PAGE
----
By Steve Kornacki
ANN ARBOR, Mich. -- There will be a need for speed Saturday night (Sept. 6). The Michigan defense will be focusing on stopping Notre Dame quarterback Everett Golson, who can beat you with his feet as well as his arm. And every split-second of reaction time and foot speed will help.
Golson has sprinter speed and the quickness of a basketball point guard, which he was at Myrtle Beach (S.C.) High. Golson led the football and basketball teams to state titles. And he also led Notre Dame to the BCS championship game two years ago before sitting out 2013 with a suspension for academic violations.
This is an accomplished quarterback with big-play capabilities. And he hit the ground running in the season-opening win over Rice, throwing for 295 yards and two touchdowns and running for 41 yards and three touchdowns.
"It will be a big test for us -- definitely a big test," said Wolverines' defensive coordinator Greg Mattison. "The quarterback has a big arm and their receivers are fast and explosive."
Golson, now a senior, has made great strides.
"He's becoming a complete quarterback in my mind," said Mattison.
Michigan coach Brady Hoke said reserve quarterback Brian Cleary and freshman quarterback Wilton Speight "have given us good looks" as scout team players portraying Golson this week in preparation for the game at Notre Dame Stadium.
"When you are playing an athlete," said Hoke, "you need 11 players getting to the football."
And that's where the improved speed of the Wolverines on defense comes into play.
Michigan quarterback Devin Gardner, a dual-threat himself, noted that when asked to describe the difference he has seen in the defense after playing against them during training camp and in practices.
"They go fast to the ball and are more aggressive," Gardner said. "They are a lot faster this year. Everyone gets to the ball. They are going to make a big splash this year."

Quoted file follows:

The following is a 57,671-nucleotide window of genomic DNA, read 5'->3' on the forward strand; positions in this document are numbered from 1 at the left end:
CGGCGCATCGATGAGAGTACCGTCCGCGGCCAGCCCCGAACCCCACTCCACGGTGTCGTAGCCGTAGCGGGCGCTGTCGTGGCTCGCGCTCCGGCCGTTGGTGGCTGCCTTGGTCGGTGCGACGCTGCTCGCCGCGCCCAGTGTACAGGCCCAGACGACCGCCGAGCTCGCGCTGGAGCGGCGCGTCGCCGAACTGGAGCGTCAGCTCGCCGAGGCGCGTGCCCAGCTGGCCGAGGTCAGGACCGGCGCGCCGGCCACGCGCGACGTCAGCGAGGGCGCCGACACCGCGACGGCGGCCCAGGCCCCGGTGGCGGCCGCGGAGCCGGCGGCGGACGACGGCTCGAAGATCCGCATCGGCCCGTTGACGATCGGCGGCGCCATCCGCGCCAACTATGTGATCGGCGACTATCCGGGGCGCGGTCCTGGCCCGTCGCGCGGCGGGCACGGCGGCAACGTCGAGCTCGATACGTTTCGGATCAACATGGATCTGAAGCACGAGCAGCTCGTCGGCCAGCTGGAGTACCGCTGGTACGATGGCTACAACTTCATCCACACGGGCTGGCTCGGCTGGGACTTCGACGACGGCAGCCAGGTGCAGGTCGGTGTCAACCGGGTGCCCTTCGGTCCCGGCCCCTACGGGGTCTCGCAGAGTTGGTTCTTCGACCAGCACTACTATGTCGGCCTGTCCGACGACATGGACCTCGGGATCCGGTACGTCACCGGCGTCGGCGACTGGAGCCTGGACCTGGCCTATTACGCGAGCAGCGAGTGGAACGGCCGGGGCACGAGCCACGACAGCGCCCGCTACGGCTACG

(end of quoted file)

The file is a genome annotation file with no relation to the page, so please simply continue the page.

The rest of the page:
Mattison agreed that his defense is faster, noting his players have gained both mental and physical speed with maturity and experience.
"They are men now," Mattison said. "They play faster when you have experience. They played bigger, and they played faster (in a 52-14 win over Appalachian State on Aug. 30). That's why I'm excited about these guys."
Junior linebacker Joe Bolden said, "The mental side of the game leads to the physical side, and allows you to play faster. And it helps to anticipate what play they might run in certain situations."
Senior linebacker Jake Ryan, who Mattison said is making a considerable difference after moving from the outside to the inside of the defense this season, agreed with Bolden.
"It's just that our whole defense has bought into getting to the ball," said Ryan. "And that's all about playing your technique and fundamentals."
Those two words -- technique and fundamentals -- are Mattison's mantra. Doing all the little things right add up to precision, which becomes improved speed both in terms of reactions and running more direct routes to ball carriers.
Better team speed and assignment efficiency allows Mattison to "press" more with his cornerbacks, Blake Countess and Raymon Taylor, and trust that they can get the job done where one-on-one coverage is concerned.
"We just need to keep competing and be aggressive," said Taylor. "That's our mindset this year."
And they will be tested by Golson and his fleet receivers. Five different Fighting Irish players had receptions of 25-plus yards, and Will Fuller had a 75-yard touchdown catch.
Freshman nickel back Jabrill Peppers, who Hoke said will play after sitting out the second half of the opener with an ankle injury, also is a great asset to the secondary. The five-star recruit has been turning heads with his coverage ability and toughness.
"It wasn't too big for him," Mattison said. "This guy plays very, very aggressive."
And he can learn from the upperclassmen, Countess and Taylor, and from cornerbacks coach Roy Manning. Hoke and Mattison opted to have two secondary coaches this season, and now Curt Mallory specializes in working with the safeties. That allows for more one-on-one coaching and more rapid improvement in players.
Mattison doesn't try to hide his enthusiasm for what they can accomplish.
"I really trust these guys," he said.
Mattison's trust has allowed him to be more aggressive in his game plans, and he hopes the improved speed continues making that a successful approach.